Nevertheless, readers (recipients) do receive signs (texts, sacraments) and they must interpret them. We may be thankful to our Triune God that he has not only given us an extensive explanation of the sacraments, so that they do not come to us as silent, uninterpreted brute facts of which we may make what we will. There is a message inherent in the sacraments. They were instituted by Christ. He spoke words, which he meant us to understand in the sense in which he spoke them. He gave names to the sacraments (Baptism and the Lord’s Supper) and they came to us in the context of a broader narrative about his life, suffering (passion), death, resurrection, and ascension. In other words, these signs are inextricably bound up with Christ’s own gospel Word about himself and the significance of his life. They must be interpreted and received in light of that context. They must also be received in light of the apostolic explanation of them (e.g., in 1 Corinthians 10 and 11; Colossians 2:11-12; Romans 6).

Further, the sacraments as signs and seals of a divinely revealed message (the Gospel), are accompanied by the author himself. God the Spirit, who inspired the gospel writers (Matthew, Mark, Luke, and John) to write and preserve the narratives of the institution of the sacraments (e.g., Luke 22; Matthew 28) also accompanies and works through the sacraments (signs and seals) to communicate to and confirm their truth to believers. This is quite remarkable. Ordinarily, when an author creates a sign (e.g., post on the HB), he sends that collection of signs (words, sentences, paragraphs) to the reader in the hope that he has been sufficiently clear and that the reader is of good will and charitable. He cannot accompany the words. He cannot stand over the reader’s shoulder and say, “No, no, no! You’ve completely missed my meaning” or “That’s just right. That is what I intend to say.” Thus, writers and readers sometimes go back and forth until genuine communication is achieved. In the case of the sacraments, however, the divine author not only sends them but goes with them to work through them to accomplish genuine communication and communion between the author and the recipient. That is a grace to be received with thanks.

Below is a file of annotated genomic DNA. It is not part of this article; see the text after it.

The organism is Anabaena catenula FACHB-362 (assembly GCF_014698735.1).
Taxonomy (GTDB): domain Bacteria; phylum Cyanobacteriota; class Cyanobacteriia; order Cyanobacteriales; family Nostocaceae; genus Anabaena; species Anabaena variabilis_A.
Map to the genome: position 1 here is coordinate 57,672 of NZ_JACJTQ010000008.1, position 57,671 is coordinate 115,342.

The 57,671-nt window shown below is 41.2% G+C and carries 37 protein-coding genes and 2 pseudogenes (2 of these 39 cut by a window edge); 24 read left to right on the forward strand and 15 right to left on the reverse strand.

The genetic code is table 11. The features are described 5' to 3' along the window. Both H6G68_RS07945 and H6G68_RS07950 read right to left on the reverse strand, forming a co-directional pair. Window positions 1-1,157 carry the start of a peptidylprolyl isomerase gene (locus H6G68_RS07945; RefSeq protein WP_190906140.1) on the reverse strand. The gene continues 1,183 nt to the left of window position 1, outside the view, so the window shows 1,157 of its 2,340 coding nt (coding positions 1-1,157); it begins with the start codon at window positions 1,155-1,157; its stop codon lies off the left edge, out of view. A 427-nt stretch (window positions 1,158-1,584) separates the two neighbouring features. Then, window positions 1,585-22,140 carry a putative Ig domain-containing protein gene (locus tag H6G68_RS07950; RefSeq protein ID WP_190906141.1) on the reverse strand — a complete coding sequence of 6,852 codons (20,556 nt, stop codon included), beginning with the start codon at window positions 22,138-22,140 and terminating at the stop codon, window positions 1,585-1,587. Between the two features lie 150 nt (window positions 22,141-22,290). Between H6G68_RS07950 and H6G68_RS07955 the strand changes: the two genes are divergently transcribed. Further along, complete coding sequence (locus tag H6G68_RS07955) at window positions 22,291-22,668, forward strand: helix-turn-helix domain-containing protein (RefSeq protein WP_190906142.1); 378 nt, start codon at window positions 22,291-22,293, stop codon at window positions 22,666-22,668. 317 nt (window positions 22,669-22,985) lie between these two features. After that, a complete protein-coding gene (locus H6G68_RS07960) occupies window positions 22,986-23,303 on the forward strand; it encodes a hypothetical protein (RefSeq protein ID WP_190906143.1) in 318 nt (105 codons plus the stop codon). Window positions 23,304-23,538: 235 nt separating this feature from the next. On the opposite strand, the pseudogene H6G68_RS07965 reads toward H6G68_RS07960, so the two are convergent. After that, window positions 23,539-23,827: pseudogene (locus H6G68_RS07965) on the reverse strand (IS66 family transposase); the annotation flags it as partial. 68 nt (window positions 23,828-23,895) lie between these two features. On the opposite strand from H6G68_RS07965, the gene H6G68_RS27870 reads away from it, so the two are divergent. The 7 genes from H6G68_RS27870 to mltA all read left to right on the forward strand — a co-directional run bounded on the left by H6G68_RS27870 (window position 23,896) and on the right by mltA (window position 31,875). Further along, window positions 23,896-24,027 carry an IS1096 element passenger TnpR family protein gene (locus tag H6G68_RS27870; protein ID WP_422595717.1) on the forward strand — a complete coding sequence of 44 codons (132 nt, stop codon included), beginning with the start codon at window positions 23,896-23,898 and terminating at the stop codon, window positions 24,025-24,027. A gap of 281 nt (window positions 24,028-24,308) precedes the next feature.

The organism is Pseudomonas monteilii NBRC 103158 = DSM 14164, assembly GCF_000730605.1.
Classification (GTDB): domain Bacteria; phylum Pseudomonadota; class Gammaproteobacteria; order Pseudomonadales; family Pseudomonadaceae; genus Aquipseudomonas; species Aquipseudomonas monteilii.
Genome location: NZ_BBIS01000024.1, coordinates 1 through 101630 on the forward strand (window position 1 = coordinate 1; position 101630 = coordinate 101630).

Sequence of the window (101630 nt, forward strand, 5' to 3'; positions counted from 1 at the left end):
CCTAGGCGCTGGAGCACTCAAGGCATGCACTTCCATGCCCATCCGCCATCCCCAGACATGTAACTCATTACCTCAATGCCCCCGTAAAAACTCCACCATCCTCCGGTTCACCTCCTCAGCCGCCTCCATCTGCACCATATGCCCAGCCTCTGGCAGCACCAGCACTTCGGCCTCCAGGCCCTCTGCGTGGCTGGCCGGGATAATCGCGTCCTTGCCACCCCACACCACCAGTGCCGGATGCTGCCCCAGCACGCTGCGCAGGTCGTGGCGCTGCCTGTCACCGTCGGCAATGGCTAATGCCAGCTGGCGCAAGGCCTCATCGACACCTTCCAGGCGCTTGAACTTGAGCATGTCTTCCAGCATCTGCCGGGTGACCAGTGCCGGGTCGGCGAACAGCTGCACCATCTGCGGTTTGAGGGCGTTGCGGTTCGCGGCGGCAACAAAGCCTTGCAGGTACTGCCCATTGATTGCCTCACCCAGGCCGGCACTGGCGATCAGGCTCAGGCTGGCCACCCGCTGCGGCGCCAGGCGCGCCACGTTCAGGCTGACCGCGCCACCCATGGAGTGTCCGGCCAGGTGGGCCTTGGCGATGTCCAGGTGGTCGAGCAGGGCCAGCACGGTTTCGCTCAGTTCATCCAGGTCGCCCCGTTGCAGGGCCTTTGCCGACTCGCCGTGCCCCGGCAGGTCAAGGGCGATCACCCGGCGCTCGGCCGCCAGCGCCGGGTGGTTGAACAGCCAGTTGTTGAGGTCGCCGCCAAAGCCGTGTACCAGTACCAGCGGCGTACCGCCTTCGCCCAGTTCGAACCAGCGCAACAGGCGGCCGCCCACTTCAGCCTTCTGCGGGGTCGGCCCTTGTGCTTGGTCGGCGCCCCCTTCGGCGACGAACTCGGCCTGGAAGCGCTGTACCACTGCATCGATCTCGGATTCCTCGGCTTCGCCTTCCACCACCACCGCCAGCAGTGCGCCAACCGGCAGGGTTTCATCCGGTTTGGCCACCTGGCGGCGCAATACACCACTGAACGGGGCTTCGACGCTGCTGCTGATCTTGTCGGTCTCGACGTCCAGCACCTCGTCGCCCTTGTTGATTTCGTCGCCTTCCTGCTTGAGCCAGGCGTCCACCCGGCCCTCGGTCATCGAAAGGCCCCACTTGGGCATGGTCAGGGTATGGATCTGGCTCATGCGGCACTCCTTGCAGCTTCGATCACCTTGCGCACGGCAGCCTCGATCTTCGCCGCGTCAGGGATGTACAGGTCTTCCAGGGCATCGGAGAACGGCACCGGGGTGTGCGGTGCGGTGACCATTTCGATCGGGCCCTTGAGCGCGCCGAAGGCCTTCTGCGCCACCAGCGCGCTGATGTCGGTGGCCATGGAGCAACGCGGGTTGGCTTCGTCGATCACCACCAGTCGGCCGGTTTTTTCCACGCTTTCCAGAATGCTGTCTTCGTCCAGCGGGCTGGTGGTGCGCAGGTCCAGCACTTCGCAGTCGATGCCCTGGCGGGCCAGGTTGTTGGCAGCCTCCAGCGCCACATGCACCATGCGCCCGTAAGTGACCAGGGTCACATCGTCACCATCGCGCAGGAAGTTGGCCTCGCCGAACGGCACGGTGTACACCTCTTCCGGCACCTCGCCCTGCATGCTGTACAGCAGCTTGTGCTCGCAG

Whereas the late-modern tendency is to make all texts and signs about us, about the reader/recipient (Narcissism) The sacraments point us to Christ. We are not free to make of them what we will. The recipient does not make the sign or the seal what it is. The author of the sign and seal makes them what they are. The function of the recipient is to acknowledge the author’s intent and to receive those signs and seals in faith (knowledge, assent, and confidence) that what they signify is true and what they seal is true “for me” (pro me) and “for us” (pro nobis) who believe.

Next time: How they signify Christ and his promises and seal the same to believers.

Here are all the posts on the Heidelberg Catechism.